Defending champion Anna van der Breggen did not take to the startline in Knokke-Heist yesterday, having decided “a long time ago” that she wouldn’t be contesting the rainbow stripes again. With one nailed-on favourite absent, all eyes were on the pure time trialists of the peloton.
The pan-flat 30.3km time trial between Knokke-Heist and Bruges looked to have Ellen van Dijk’s name written all over it. A course for raw powerhouses with the threat of wind added to the mix meant that all eyes were on van Dijk and Olympic silver medalist Marlen Reusser. Annemiek van Vleuten is never a rider to be overlooked, but the flat course did not lend itself to her strengths.
Dominant van Dijk
Ellen van Dijk’s 2021 season got off to a rocky start. The Trek-Segafredo rider struggled with a case of Covid-19 which put her on the sideline for the majority of the Classics. It wasn’t until June that the Dutchwoman’s form started to return, taking a win in the prologue and a series of top-10s on stages of the Healthy Ageing Tour. After a series of strong performances in stage races throughout August, van Dijk took the European road race title in Trento earlier this month.
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On Monday, Van Dijk set her winning time early on in the race, heading down the starting ramp earlier than most of the favourites at 15:07 local time, just under an hour earlier than Reusser and van Vleuten. She knew her biggest rival was the Swiss rider Marlen Reusser: “Marlen was better than me the last few weeks. I had to do something extra compared to the last few weeks,” she said after the race. In the end, however, van Dijk’s time of 36:05 — with an average speed of 50.383km/h— held for the rest of the day.
The 34-year-old described how she had been chasing this second world title since 2013: “I’ve been chasing this second title since 2013. Every medal I ever won at championships has a story. There’s always frustration if you don’t win so now there’s a lot of relief because I won.”
Van Dijk will also ride the mixed relay alongside van Vleuten and Riejanne Markus.
Reusser rues the day
On her 30th birthday, Swiss national champion and Olympic silver medalist Marlen Reusser would have hoped for the ultimate birthday gift in the form of the rainbow stripes. Reusser, who recently signed a two-year deal with SD Worx, has been on incredible form of late — taking the European ITT title and winning stages of both the Simac Ladies Tour and Ceratizit Challenge by La Vuelta.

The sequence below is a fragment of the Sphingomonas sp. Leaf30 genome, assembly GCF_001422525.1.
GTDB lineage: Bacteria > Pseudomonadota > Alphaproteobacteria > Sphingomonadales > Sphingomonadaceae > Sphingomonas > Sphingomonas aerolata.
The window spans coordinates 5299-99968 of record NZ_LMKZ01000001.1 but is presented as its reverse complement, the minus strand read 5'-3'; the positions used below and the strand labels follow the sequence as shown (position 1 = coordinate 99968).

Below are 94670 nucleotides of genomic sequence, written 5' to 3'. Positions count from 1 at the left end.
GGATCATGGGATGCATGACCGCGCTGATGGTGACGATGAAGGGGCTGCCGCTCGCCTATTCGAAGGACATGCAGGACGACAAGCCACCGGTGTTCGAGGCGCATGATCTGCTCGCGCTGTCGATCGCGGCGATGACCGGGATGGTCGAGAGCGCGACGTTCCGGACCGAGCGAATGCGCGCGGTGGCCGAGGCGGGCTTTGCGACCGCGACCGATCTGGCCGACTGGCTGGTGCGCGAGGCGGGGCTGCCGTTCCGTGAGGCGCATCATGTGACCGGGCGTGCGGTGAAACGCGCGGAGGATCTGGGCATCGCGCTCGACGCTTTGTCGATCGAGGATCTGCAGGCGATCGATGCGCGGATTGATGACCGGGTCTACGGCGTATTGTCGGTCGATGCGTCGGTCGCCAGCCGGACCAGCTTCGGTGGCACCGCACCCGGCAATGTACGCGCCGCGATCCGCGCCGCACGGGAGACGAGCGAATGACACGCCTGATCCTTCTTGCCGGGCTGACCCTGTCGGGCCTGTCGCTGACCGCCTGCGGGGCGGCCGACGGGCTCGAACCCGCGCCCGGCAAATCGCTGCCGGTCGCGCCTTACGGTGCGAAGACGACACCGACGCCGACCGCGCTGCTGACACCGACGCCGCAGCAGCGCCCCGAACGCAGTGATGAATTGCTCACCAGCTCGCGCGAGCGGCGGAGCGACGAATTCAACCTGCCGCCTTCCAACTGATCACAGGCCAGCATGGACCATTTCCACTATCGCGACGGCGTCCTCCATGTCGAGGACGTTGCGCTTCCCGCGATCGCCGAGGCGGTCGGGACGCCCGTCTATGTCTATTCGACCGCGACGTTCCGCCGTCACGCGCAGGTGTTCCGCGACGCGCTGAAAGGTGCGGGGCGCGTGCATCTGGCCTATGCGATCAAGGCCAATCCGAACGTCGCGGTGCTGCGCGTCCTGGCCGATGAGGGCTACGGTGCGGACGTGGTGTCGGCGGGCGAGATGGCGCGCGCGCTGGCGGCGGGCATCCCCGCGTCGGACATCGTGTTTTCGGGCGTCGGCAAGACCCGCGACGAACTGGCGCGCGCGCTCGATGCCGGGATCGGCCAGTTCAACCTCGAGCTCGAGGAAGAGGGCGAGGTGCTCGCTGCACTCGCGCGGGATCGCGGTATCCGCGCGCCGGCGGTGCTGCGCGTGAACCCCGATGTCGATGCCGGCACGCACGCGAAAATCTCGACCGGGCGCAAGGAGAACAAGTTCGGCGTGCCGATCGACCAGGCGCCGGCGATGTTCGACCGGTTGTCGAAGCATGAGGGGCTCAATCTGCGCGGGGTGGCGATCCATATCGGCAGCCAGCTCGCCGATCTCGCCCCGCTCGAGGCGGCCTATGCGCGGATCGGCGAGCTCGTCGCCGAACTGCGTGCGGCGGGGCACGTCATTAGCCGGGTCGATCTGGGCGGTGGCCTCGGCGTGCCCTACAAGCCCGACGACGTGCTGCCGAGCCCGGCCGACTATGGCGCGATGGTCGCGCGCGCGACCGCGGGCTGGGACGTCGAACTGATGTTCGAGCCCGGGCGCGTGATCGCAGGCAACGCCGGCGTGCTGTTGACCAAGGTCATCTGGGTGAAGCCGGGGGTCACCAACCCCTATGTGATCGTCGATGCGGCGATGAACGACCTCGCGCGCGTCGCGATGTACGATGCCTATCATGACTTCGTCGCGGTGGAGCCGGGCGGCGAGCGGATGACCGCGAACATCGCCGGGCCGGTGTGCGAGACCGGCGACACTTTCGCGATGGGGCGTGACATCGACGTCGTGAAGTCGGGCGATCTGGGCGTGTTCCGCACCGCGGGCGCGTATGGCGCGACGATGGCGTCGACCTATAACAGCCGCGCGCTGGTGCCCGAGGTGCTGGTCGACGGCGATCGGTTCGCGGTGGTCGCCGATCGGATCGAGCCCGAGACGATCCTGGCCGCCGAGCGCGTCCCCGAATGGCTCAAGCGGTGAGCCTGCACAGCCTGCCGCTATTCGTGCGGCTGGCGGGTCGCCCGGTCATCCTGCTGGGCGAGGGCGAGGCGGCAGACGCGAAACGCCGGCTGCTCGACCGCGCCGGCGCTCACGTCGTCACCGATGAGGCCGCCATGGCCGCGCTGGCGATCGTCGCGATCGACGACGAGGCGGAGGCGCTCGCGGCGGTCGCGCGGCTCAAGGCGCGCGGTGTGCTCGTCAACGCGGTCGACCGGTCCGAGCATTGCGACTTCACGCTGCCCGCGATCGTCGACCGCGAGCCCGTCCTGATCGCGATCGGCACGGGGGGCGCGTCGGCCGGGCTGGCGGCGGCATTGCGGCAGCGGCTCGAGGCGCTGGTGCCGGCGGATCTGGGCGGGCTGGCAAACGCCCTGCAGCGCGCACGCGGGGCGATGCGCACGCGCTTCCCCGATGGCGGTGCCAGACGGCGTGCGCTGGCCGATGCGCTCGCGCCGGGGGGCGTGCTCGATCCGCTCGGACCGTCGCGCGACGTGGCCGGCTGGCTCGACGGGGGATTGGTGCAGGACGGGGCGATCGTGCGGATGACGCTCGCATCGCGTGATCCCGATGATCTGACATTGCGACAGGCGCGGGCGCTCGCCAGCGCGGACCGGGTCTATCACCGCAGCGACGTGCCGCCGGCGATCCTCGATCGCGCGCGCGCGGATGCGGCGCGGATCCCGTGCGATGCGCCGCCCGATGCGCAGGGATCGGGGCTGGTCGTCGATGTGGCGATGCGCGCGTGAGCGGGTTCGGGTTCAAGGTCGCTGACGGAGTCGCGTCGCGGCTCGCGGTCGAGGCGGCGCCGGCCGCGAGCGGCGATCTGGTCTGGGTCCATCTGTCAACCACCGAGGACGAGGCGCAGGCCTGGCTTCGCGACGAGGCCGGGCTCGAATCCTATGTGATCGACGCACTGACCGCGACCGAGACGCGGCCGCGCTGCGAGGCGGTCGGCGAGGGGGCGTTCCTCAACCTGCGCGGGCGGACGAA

With van Dijk even admitting that she had been worried about her, Reusser had every right to be confident going into the race. At the first and second intermediate splits Reusser was ahead of van Dijk by a few seconds, however come the finish she was flagging, eventually crossing the line 10 seconds down on van Dijk.
The birthday girl didn’t hide her disappointment at another silver medal: "It's really bitter for me, but to see Ellen win and that she's so happy it makes it a little bit better,” she said after the race. “I'm disappointed.”
Annemiek’s average power
Looking at the flat course it was clear that Annemiek van Vleuten would have her work cut out if she wanted to take her third individual time trial world title. Despite recently being crowned Olympic champion in the discipline, the 38-year-old Dutch rider usually prefers a hill or two on time trial courses.
Still, a third place finish on a course like the one in Belgium is a strong result for van Vleuten, and she has the power numbers to show for it. “I've never averaged power numbers as high as today,” she said in a post-race press conference -- which is some statement for the former world champion and Olympic silver medalist to make.
Amazing Amber Neben
That Amber Neben even took to the startline at the time trial in Flanders was an impressive feat in itself. Not only did the two-time ITT world champion start the race exactly one month after being hit by a driver leaving her with a fractured pelvis, the 46-year-old American rider put in a phenomenal ride to finish fourth with a time of 37 minutes, just 1:24 behind van Dijk.
Lowden’s looking good
Great Britain’s Joss Lowden is a time trial specialist in the way that only British riders can be. The 33-year-old has achieved success in the discipline at both national and international level and lined up on Monday as a strong outside bet.
Lowden, who recently signed a two-year contract with the new Uno-X women’s team, will travel to Switzerland later this month to attempt to break the hour record, and with her 8th place finish in Flanders things are looking good for the British rider.
Before then, however, she will line up alongside Anna Henderson, Alice Barnes, Alex Dowsett, John Archibald and Dan Bigham for Wednesday’s mixed relay as well as the road race on Saturday where she will ride in support of Lizzie Deignan.
The need for U23
Looking at the results from the women’s individual time trial, the need for a women’s U23 category was in stark evidence. 22-year-old Juliette Labous was the only U23 rider in the top-10 after finishing 6th with Emma Norsgaard next in 12th position. Further down the results sheet, there were only two U23 riders in the top 20 and only five of the top 25 finishers were U23.
Based on the day’s results, the unfair disadvantage that young female riders face at world championship level is clear, showing the need for a separate category for U23 riders to fairly compete.